Minister of Energy, Commerce and Industry – Yiorgos Lakkotrypis
How are the energy strategic plans of the Republic of Cyprus evolving?
In the context of exercising the Republic of Cyprus’ sovereign rights within its Exclusive Economic Zone (EEZ), we are continuing, in 2019, our ambitious hydrocarbons exploration programme, whereby a total of 6 wells will be drilled, including an appraisal well for the “Calypso” discovery.
In addition, we are now in the process of reviewing the application of the Total/Eni consortium for an Exploration and Production Sharing Contract for Block 7 in our EEZ. The final decision will be made by the Council of Ministers within the first half of 2019 and, if awarded, this will bring our total licensed Blocks to nine, operated by oil and gas majors with extensive expertise – ExxonMobil, Qatar Petroleum, Eni, Total, Shell, Noble Energy, Kogas and the Delek Group. Also in 2019, we expect to move forward with the plans for exploiting the “Aphrodite” natural gas field, according to which gas will be transported via a submarine pipeline to one of Egypt’s liquefaction plants, from where it will be exported to Europe and beyond, as Liquefied Natural Gas (LNG).
Of course, looking ahead, Cyprus is also currently promoting alternative export options for Cypriot gas, such as the EastMed Pipeline project. The EastMed Pipeline has, in fact, been selected by the European Commission as a Project of Common Interest and aims at transporting gas from Cyprus and the Eastern Mediterranean to Europe, via Greece and Italy.
How are the relations between Russia and Cyprus in this period in which the European Energy Map is changing?
Cyprus and Russia have always maintained excellent bilateral relations, not only at the political and economic levels, but also in terms of friendship and cultural proximity. This, for us, is evident, for example, by the fact that Russia is, to this day, our second largest tourist market, accounting for around 20% of annual visitors. 784 thousand Russians visited Cyprus in 2018 out of a total of 3.94 million tourists. Moreover, in 2017, two-way trade in goods between our two countries exceeded €195 million, whereas two-way trade in services reached an impressive €2.1 billion.
The relationship between Russia and Cyprus has been and remains strong and I am certain this will continue to be the case in the future.
The Energy Chapter has brought Greece, Cyprus, Israel and Egypt closer together, especially through the signing of trilateral agreements. France and the USA, two countries which are members of the UN Security Council, as well as Europe, as a whole, have also become actively involved. In light of these facts, could someone say that we are moving towards a new era of partnerships in the South Eastern Mediterranean, which could play an effective role in dealing with the Cyprus problem?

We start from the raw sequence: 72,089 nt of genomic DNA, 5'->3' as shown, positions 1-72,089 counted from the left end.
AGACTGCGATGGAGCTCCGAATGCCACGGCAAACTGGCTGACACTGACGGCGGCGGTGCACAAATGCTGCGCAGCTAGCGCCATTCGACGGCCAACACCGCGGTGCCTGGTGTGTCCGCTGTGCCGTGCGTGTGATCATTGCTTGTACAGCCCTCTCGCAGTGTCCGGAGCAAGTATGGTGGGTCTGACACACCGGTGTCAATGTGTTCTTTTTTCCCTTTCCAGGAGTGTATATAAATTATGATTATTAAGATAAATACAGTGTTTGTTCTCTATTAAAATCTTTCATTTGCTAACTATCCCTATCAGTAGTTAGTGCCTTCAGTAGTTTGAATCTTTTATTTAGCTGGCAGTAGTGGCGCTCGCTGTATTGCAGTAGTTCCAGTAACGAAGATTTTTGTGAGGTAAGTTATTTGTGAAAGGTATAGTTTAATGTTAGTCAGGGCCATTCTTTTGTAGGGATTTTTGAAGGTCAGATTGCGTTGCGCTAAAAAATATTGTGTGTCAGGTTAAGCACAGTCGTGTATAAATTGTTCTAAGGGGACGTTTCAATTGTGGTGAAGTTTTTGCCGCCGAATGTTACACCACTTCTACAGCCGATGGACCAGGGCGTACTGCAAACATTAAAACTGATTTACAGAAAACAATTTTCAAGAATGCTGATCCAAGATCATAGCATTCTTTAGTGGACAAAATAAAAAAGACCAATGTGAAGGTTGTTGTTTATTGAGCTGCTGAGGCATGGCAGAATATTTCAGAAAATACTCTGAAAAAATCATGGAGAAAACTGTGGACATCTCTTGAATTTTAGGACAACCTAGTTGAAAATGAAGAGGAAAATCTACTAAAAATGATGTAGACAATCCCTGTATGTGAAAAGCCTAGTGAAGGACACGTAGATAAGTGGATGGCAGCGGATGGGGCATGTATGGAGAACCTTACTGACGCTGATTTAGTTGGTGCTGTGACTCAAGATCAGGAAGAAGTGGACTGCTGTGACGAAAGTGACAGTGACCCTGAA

At the core of our energy strategy, as well as of our foreign policy in general, lies the promotion of regional collaboration and the fostering of long-lasting relations with our neighbours. We firmly believe that stability and peace in the Eastern Mediterranean can be established through cooperation in the hydrocarbons sector and, to this end, Cyprus has been spearheading, over the past few years, trilateral and multilateral partnership efforts through, among other things, energy diplomacy.
The point, after all, is the alignment of interests, of both companies and countries, while, at all times, abiding with and respecting international law. Hopefully, against such a background of regional cooperation, Turkey will take positive steps towards resolving the Cyprus problem because the rewards of such enhanced cooperation can be shared by all countries in the region.
A successful technocrat is appointed as a minister at one of the most important ministries that marks significant achievements. What is the key to your success, Mr. Minister?
Having worked in the private sector for the better part of two decades, I have tried to implement the management skills that I had acquired over the years in efficiently leading a complex ministry that is responsible for overseeing some of our economy’s most important productive sectors.
Certainly, any successes cannot be attributed to any one individual, but are the result of team effort. As such, utilising the right people, with the right skillsets, at the appropriate posts, is, for me, the number one ingredient for any achievement to be possible. From there on in, balancing short and long-term goals, prioritising the limited resources towards what truly matters and having the tenacity to withstand the relentless pressure are some of the qualities that are necessary for anyone to succeed in a business or political environment.
The economic benefits of natural gas production and business activity will be of great significance. Are you, by any chance, considering the possibility of giving part of the economic benefits as compensation to people who were affected by the policies taken in 2014, due to the economic crisis?
Undoubtedly, exploitation of Cyprus’ indigenous hydrocarbon reserves has multiple benefits for the country, including enhanced state revenues, declining unemployment, the development of know-how and attracting foreign investments. As our economy continues to improve and grow, the government is already implementing policies to alleviate the excessive financial burden suffered by some people as a result of the unprecedented crisis, including a National Solidarity Fund.
Moreover, to ensure that all citizens on the island, particularly future generations, can enjoy the benefits derived from the direct revenue from hydrocarbons exploitation, the government and the House of Representatives are, in fact, at the final stages of establishing a sovereign wealth fund to efficiently manage the proceeds from these activities.